Vol. 3, No. 1 Fall 1998
Face Major Changes
Mary has mixed feelings. Since taking
physical custody of her four-year-old grandson Jonathan, her life has
Mary's initial decision to care for Jonathan
came easy to her. Her daughter, Rochelle, had been involved with drugs
and in and out of trouble for years. Finally, DSS removed Jonathan from
Rochelle's care due to neglect. Before placing Jonathan with a foster
family, DSS asked Mary if she would be willing to take care of Jonathan
full time until her could be reunited with Rochelle. She didn't hesitate.
Although we wouldn't go back and change
her decision, Mary has found caring for Jonathan an extremely rewarding
but stressful task. She never imagined that she would be parenting a
child at her age. Three years from retirement, Mary had planned on doing
some traveling and becoming involved in community activities. Now these
plans are on hold.
Mary is resentful at times because she
feels her "golden years" are being taken from her. Later,
she feels guilty for having these thoughts. She thinks, "I should
just accept this responsibility without complaining. After all, I'm
doing it for my grandson, and the situation isn't his fault.
grandmother in the fictional case example above, is a kinship foster
parent. Like many other grandparents, aunts, uncles, cousins, and siblings.
Mary's life has been dramatically altered by her decision to care for
the children of family members. The work kinship caregivers do is truly
a labor of love.
Many children find the transitions
associated with foster care to handle when they are placed with relatives.
Because he was allowed to live with his grandmother, Jonathan is spared
the stress of having to move in with strangers and start new relationships
from scratch. Since Jonathan already has a relationship with Mary, his
transition into foster care is easier. In fact, remaining with his family
is likely to help Jonathan maintain his sense of identity--he'll feel
less like a foster child, less a part of "the system."
When custody is returned to Rochelle, Jonathan's
transition out of foster care will be easier, since his foster mother
(Mary) will still be an active part of his life. Most importantly, he
is spared the pain and grief many children face when they must say good-bye
to a foster family, never to see them again.
Families who become kinship foster families
also face many challenges. Each family member must struggle to
learn a new identity and define a new role for themselves. As
this process is taking place, miscommunication, frustration, guilt,
and resentment sometimes occur.
Kinship arrangements often
spare kids the stress of having to move in with strangers and
start new relationships from scratch.
Take, for instance, the family in the case
example. For Mary, the decision to become involved was made in order
to help Rochelle, and to avoid having Jonathan taken from the family.
In spite of her good intentions, it's very natural for Mary to feel
some resentment, guilt, and disappointment.
Generally, kinship caregivers have reached
a point in their lives where they've raised their own children and now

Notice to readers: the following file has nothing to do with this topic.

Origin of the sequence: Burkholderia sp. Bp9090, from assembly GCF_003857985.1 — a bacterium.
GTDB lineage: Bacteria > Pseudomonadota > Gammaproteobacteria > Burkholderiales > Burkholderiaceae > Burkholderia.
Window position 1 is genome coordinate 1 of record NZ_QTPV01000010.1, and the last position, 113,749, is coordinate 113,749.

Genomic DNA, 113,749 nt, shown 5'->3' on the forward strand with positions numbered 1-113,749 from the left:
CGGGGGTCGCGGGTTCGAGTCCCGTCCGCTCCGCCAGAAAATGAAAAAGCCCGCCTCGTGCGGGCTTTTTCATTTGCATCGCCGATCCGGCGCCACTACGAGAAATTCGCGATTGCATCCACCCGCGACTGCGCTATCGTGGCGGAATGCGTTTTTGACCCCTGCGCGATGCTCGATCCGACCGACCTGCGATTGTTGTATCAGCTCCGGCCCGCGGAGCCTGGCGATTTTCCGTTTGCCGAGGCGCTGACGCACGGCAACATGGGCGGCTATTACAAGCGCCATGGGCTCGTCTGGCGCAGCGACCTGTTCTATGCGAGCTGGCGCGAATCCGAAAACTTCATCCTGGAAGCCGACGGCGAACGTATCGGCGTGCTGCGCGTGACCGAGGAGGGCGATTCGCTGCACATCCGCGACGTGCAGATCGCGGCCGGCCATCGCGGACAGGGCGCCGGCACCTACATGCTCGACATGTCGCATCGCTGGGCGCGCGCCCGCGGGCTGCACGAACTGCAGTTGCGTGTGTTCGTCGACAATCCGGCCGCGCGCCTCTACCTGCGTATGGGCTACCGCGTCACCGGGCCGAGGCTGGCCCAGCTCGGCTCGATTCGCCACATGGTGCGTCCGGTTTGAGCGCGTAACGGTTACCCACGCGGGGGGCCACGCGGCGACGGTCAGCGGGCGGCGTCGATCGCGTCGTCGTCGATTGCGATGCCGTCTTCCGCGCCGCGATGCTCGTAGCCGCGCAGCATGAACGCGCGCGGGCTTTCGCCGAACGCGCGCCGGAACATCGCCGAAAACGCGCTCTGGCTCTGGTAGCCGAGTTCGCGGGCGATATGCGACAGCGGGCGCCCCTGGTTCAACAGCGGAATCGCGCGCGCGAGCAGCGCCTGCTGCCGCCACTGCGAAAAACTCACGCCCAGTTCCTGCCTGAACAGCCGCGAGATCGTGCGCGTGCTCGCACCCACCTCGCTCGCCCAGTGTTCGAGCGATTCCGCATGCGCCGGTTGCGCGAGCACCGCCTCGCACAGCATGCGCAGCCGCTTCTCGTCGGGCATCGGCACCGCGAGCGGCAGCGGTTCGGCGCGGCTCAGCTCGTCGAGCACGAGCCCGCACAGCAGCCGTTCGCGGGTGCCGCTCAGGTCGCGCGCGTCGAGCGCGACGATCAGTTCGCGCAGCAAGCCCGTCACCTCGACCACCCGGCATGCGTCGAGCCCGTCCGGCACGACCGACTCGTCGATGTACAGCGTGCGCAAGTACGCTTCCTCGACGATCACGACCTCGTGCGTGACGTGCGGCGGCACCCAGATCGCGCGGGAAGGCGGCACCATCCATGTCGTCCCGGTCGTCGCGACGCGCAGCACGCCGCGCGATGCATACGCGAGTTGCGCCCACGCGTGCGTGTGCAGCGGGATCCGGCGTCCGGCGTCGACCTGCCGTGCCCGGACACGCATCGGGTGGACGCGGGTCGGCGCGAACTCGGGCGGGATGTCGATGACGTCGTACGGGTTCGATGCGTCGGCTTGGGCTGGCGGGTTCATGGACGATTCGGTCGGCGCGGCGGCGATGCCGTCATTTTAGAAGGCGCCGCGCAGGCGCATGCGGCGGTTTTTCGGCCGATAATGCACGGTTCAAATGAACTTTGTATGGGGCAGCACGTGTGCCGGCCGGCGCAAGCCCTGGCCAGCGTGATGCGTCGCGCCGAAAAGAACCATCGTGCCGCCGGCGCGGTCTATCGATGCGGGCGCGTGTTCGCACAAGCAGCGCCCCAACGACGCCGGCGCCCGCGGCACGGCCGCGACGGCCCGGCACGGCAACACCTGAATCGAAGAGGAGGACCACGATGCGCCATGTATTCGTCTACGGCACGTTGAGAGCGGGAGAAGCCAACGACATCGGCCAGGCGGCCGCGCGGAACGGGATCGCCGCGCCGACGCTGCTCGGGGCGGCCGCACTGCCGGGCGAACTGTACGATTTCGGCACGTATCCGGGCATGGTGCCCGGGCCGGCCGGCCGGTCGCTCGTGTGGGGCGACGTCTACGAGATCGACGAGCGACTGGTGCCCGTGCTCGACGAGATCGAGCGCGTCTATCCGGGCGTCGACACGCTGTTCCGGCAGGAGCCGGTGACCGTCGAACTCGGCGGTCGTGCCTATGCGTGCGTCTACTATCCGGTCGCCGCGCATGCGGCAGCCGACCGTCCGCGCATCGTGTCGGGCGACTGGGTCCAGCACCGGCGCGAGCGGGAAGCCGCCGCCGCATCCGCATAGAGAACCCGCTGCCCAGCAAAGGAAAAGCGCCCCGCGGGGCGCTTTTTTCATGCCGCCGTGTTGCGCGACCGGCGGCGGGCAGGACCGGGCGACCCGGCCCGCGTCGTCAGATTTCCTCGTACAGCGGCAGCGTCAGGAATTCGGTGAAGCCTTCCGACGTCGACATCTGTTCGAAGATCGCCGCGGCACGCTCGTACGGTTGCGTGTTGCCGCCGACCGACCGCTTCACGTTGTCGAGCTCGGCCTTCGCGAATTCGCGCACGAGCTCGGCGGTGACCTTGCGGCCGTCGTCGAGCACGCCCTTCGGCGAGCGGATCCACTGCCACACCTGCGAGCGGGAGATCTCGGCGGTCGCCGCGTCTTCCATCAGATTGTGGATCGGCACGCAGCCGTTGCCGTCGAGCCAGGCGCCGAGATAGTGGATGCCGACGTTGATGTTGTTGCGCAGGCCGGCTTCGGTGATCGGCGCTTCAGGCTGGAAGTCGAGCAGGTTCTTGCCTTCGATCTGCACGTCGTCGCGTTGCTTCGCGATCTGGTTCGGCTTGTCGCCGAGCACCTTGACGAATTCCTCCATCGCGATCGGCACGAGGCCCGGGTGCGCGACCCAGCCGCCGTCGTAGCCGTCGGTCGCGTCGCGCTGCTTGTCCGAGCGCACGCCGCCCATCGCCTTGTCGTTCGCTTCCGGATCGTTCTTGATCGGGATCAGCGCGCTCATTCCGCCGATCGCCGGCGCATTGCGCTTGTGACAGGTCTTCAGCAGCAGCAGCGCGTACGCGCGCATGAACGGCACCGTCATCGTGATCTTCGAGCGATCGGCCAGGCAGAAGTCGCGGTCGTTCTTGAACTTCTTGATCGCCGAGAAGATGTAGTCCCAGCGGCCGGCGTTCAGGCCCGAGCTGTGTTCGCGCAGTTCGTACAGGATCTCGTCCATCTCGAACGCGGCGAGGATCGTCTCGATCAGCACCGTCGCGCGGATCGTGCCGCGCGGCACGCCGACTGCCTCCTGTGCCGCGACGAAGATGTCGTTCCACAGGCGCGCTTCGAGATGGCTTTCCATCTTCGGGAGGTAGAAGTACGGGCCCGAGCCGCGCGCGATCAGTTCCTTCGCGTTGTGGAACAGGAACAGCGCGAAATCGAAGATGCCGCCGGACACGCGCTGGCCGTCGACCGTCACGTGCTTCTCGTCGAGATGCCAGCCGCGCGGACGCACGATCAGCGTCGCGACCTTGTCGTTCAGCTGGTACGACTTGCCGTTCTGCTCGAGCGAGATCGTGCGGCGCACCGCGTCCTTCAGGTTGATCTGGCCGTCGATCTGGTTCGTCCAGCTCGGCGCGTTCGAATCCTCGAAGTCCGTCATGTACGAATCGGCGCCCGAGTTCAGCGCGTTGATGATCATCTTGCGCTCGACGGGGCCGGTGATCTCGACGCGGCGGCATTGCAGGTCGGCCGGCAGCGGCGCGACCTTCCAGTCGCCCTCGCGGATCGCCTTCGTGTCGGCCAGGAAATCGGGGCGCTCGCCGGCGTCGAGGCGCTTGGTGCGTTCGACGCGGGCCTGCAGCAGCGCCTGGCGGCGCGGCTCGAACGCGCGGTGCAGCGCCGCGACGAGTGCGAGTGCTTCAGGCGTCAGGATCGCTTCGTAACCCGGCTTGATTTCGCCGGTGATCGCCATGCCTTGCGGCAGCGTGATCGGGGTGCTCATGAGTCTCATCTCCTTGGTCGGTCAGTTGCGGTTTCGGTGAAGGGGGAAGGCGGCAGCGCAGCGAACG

finally have a little extra time and money. Any plans to travel, take
a class, or volunteer in the community must be put on hold. They are
back to raising children again. They may feel overwhelmed as they look
at the huge task in front of them, and the time, energy, and resources
it will take to be a "parent" to this child.
Birth parents must also cope with changes
in their roles. Initially, Rochelle is relieved that her mother can
take Jonathan. Rochelle can concentrate on her treatment without worrying
about Jonathan's safety in an unfamiliar home.
But eventually Rochelle begins to feel displaced.
She feels as if she is no longer the mother. During her weekly visits
with Jonathan at DSS, Rochelle notices that he relates to Mary as his
mother more and more. Rochelle feels jealous of the attention Mary gets
from Jonathan. She can't believe her mother would take her place like
this! For her part, Mary can't understand Rochelle's anger or believe
how ungrateful she is.
In most kinship situations, the scenario is
similar: life stages and roles get mixed up. Since their roles have
changed, individuals in the family must learn new ways to relate to
each other. For the sake of everyone involved, it's important that all
family members deal with these stressors. Communication is key. If everyone
is able to talk about positive and negative feelings, a lot of resentment
can be prevented.
It's also crucial that the kinship caregiver
have some type of support system. Family members, clergy, and support
groups can remind foster caregivers that they are not alone. Many counties
have support groups for grandparents raising their grandchildren. By
offering a place to share information, solutions, and feelings with
peers going through the same experiences, these groups can help tremendously.
Other effective resources, such as parenting
classes, mental health services, or respite, can be located by contacting
the local DSS or mental health agencies. The AARP Grandparent Information
Center (202/434-2296) offers a wealth of information on legal, social,
health, and financial issues affecting grandparent caregivers.
Michelle Linberger is a Foster Care Consultant
with Methodist Home for Children in Wilmington, North Carolina.
2000 Jordan Institute for Families